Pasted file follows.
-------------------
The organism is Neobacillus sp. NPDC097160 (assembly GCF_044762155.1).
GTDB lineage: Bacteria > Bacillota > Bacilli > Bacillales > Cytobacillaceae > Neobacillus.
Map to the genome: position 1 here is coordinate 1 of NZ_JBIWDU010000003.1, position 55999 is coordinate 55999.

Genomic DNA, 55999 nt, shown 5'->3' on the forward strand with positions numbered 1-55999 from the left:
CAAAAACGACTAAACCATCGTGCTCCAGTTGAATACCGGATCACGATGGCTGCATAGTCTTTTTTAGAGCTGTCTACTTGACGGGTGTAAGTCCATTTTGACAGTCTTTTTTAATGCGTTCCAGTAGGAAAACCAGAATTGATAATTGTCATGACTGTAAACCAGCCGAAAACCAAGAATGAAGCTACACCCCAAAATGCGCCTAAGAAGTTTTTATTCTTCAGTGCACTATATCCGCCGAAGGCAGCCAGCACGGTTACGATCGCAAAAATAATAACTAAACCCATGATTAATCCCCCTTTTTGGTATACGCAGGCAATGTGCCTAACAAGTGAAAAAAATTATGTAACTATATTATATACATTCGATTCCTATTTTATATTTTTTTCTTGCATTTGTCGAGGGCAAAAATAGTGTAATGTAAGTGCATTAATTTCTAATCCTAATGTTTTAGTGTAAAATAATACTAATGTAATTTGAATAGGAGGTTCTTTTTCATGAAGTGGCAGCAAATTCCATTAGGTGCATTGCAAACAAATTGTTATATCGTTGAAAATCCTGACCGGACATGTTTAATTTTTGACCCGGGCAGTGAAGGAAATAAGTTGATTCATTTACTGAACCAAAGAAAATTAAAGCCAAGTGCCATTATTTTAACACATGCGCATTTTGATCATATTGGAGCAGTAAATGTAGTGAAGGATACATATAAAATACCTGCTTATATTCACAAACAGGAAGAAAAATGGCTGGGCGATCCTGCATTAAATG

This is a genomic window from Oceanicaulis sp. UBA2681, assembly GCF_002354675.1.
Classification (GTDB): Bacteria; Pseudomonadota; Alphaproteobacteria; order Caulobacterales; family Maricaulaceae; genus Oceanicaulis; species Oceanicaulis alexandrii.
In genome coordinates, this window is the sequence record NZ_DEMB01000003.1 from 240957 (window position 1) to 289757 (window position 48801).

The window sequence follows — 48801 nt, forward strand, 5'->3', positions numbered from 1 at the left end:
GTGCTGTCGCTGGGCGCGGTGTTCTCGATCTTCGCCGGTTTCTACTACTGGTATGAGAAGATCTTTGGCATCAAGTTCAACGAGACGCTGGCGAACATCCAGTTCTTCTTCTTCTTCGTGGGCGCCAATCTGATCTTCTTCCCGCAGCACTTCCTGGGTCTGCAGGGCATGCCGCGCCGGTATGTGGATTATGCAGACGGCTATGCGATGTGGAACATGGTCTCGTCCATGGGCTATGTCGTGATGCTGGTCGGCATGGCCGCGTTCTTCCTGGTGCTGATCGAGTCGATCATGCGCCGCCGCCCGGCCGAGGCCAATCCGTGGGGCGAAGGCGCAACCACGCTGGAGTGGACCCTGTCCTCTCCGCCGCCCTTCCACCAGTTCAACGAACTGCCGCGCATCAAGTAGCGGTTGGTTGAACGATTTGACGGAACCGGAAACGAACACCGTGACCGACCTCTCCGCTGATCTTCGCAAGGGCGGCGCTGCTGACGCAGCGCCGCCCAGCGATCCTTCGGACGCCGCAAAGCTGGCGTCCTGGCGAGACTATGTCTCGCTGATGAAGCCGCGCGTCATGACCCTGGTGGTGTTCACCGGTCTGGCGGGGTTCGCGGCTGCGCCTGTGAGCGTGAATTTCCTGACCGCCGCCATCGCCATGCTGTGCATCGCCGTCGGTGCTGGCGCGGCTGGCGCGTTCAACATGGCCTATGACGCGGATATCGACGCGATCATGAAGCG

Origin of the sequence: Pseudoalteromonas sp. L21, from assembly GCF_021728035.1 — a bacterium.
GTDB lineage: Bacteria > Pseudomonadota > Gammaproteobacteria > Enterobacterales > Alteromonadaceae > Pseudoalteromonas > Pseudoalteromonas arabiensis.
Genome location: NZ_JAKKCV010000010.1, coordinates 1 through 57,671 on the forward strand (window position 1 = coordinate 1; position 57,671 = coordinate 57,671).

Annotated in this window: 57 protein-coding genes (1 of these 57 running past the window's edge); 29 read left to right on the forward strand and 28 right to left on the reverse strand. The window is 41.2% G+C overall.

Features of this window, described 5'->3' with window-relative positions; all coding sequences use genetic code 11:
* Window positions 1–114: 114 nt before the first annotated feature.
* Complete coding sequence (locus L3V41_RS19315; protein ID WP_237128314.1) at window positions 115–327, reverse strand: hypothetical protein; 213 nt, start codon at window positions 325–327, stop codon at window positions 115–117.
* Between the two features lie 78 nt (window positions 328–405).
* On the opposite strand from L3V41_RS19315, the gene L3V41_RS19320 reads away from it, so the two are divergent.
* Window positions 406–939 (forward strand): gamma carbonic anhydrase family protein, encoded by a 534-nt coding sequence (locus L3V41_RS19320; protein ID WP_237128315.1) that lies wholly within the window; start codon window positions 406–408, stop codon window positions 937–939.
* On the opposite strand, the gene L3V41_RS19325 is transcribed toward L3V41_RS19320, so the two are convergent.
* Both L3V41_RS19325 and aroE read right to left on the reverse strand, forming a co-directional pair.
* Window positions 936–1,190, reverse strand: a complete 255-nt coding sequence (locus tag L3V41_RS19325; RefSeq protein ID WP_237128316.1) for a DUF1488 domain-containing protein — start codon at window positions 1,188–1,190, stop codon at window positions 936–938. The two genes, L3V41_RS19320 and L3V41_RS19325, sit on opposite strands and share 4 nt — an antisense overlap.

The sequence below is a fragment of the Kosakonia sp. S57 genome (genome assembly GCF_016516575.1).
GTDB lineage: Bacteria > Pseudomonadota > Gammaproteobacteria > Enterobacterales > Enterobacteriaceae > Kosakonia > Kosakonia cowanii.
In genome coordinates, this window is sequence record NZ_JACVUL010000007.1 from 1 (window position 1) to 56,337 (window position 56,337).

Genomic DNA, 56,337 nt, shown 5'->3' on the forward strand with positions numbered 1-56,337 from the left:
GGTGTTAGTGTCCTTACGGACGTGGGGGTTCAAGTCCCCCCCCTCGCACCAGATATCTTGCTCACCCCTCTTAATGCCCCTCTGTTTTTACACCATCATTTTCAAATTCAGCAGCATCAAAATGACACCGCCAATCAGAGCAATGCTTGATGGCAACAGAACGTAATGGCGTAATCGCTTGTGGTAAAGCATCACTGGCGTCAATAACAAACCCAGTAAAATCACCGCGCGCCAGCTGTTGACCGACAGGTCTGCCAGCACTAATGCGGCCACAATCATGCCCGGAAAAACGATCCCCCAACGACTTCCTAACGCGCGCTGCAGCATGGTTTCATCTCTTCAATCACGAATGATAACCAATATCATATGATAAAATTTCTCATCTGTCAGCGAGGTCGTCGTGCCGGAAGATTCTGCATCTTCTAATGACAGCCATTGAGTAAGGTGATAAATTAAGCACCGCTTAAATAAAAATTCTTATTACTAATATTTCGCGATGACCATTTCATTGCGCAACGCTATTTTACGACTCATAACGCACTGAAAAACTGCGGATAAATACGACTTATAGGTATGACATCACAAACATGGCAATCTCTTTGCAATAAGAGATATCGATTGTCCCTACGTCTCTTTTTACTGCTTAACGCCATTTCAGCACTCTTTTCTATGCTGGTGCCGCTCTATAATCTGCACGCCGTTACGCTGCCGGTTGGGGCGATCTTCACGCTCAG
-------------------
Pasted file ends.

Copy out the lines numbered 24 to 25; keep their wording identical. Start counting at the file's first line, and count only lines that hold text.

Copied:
The sequence below is a fragment of the Kosakonia sp. S57 genome (genome assembly GCF_016516575.1).
GTDB lineage: Bacteria > Pseudomonadota > Gammaproteobacteria > Enterobacterales > Enterobacteriaceae > Kosakonia > Kosakonia cowanii.